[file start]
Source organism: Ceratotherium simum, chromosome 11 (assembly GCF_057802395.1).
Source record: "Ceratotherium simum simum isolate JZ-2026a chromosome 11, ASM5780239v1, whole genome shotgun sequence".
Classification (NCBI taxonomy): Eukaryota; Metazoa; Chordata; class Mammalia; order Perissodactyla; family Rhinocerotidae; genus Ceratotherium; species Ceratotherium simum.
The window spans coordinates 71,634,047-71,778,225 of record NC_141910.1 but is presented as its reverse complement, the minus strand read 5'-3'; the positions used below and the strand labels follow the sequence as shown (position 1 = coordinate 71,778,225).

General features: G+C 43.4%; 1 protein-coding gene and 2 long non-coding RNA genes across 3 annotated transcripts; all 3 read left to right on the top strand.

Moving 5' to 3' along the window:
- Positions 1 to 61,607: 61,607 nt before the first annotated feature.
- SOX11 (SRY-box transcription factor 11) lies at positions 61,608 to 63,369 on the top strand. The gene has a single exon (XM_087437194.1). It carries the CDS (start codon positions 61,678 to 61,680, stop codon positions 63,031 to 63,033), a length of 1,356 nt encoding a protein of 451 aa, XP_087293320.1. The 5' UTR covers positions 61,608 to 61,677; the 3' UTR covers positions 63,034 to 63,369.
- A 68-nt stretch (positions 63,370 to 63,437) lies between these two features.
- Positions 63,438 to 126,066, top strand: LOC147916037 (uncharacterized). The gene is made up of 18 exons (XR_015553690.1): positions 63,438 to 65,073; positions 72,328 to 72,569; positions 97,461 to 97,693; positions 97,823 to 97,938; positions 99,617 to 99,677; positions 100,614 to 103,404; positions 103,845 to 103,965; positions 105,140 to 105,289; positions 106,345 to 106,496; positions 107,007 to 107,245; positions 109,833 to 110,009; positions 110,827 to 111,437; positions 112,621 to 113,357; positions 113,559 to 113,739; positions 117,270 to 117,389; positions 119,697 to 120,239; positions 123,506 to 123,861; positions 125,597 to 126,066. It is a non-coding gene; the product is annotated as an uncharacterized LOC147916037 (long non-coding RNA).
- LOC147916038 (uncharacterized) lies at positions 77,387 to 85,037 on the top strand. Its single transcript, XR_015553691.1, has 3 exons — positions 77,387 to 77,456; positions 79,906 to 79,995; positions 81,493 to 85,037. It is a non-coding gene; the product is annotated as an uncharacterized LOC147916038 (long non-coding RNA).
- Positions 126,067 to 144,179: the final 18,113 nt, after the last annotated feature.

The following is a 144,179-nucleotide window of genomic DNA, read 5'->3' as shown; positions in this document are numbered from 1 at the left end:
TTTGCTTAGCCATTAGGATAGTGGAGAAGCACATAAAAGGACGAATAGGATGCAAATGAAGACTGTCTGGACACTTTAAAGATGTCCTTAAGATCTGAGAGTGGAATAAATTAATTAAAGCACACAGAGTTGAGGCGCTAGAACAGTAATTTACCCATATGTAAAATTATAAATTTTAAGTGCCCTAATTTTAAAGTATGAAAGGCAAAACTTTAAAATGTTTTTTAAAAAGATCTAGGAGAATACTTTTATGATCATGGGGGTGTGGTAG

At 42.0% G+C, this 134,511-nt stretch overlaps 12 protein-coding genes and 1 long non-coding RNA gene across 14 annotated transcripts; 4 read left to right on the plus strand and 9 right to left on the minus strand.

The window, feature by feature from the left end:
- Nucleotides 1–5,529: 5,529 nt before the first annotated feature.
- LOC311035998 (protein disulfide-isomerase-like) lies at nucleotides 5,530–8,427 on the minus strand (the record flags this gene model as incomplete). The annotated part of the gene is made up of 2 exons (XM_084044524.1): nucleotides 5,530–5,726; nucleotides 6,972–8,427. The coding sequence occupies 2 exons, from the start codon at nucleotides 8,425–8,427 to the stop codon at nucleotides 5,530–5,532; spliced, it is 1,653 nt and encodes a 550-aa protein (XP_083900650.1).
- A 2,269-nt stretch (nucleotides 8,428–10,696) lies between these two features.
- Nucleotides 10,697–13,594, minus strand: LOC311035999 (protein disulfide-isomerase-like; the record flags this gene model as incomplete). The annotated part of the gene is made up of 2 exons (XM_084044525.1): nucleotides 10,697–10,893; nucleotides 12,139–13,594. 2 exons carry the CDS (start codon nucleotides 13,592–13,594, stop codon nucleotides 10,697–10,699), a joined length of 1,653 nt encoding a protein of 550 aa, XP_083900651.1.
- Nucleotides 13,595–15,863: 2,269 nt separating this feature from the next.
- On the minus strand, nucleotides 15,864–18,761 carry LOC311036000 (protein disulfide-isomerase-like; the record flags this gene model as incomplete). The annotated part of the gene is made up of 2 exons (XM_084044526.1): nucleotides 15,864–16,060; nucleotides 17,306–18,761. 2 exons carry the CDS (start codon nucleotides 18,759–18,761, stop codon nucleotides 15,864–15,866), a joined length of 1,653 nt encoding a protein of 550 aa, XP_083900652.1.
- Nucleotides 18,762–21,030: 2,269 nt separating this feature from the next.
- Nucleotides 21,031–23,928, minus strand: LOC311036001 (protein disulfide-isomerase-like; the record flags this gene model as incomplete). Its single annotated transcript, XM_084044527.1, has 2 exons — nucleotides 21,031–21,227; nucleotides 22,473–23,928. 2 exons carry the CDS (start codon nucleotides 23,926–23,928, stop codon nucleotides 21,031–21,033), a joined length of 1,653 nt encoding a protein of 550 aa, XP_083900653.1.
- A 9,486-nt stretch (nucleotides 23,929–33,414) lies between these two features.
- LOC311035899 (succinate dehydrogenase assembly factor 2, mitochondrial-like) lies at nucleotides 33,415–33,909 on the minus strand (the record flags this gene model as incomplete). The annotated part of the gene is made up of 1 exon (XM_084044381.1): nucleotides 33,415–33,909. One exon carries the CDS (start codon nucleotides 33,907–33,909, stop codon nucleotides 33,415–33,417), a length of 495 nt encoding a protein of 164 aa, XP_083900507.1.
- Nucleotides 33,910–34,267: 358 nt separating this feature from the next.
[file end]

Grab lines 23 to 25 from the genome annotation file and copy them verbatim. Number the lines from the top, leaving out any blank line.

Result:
- Nucleotides 18,762–21,030: 2,269 nt separating this feature from the next.
- Nucleotides 21,031–23,928, minus strand: LOC311036001 (protein disulfide-isomerase-like; the record flags this gene model as incomplete). Its single annotated transcript, XM_084044527.1, has 2 exons — nucleotides 21,031–21,227; nucleotides 22,473–23,928. 2 exons carry the CDS (start codon nucleotides 23,926–23,928, stop codon nucleotides 21,031–21,033), a joined length of 1,653 nt encoding a protein of 550 aa, XP_083900653.1.
- A 9,486-nt stretch (nucleotides 23,929–33,414) lies between these two features.